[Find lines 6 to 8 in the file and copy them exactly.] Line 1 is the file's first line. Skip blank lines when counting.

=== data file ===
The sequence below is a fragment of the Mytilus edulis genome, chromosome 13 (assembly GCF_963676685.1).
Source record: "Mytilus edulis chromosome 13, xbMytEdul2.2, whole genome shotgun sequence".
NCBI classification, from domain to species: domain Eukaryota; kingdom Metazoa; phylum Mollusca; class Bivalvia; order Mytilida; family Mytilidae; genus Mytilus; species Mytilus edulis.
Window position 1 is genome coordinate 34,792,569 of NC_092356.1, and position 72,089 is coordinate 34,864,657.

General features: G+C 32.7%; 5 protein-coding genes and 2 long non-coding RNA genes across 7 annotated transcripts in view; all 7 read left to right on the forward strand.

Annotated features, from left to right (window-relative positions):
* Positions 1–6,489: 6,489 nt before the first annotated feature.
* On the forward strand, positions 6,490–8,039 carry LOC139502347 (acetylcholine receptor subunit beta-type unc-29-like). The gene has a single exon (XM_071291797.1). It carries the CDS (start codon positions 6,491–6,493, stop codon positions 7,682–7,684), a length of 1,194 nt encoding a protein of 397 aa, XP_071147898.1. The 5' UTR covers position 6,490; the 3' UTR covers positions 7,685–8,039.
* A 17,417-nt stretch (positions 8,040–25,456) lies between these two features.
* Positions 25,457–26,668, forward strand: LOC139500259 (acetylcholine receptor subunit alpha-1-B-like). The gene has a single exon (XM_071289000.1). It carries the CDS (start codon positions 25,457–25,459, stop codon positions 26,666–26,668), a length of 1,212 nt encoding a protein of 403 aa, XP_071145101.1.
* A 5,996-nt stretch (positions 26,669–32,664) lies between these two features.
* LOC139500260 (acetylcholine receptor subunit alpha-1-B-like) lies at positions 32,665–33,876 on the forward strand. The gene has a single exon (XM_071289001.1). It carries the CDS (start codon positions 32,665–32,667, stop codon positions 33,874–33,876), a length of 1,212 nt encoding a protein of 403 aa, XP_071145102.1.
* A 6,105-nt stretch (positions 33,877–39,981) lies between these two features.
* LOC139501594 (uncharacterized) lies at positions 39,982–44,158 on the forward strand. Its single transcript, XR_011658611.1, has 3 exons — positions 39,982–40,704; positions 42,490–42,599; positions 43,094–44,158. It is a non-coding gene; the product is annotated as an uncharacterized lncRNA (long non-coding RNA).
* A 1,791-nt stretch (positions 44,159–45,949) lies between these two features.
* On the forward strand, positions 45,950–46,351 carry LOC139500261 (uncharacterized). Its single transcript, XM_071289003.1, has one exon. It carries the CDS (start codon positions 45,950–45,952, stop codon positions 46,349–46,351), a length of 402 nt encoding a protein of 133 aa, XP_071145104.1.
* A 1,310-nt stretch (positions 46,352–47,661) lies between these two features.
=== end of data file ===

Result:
Annotated features, from left to right (window-relative positions):
* Positions 1–6,489: 6,489 nt before the first annotated feature.
* On the forward strand, positions 6,490–8,039 carry LOC139502347 (acetylcholine receptor subunit beta-type unc-29-like). The gene has a single exon (XM_071291797.1). It carries the CDS (start codon positions 6,491–6,493, stop codon positions 7,682–7,684), a length of 1,194 nt encoding a protein of 397 aa, XP_071147898.1. The 5' UTR covers position 6,490; the 3' UTR covers positions 7,685–8,039.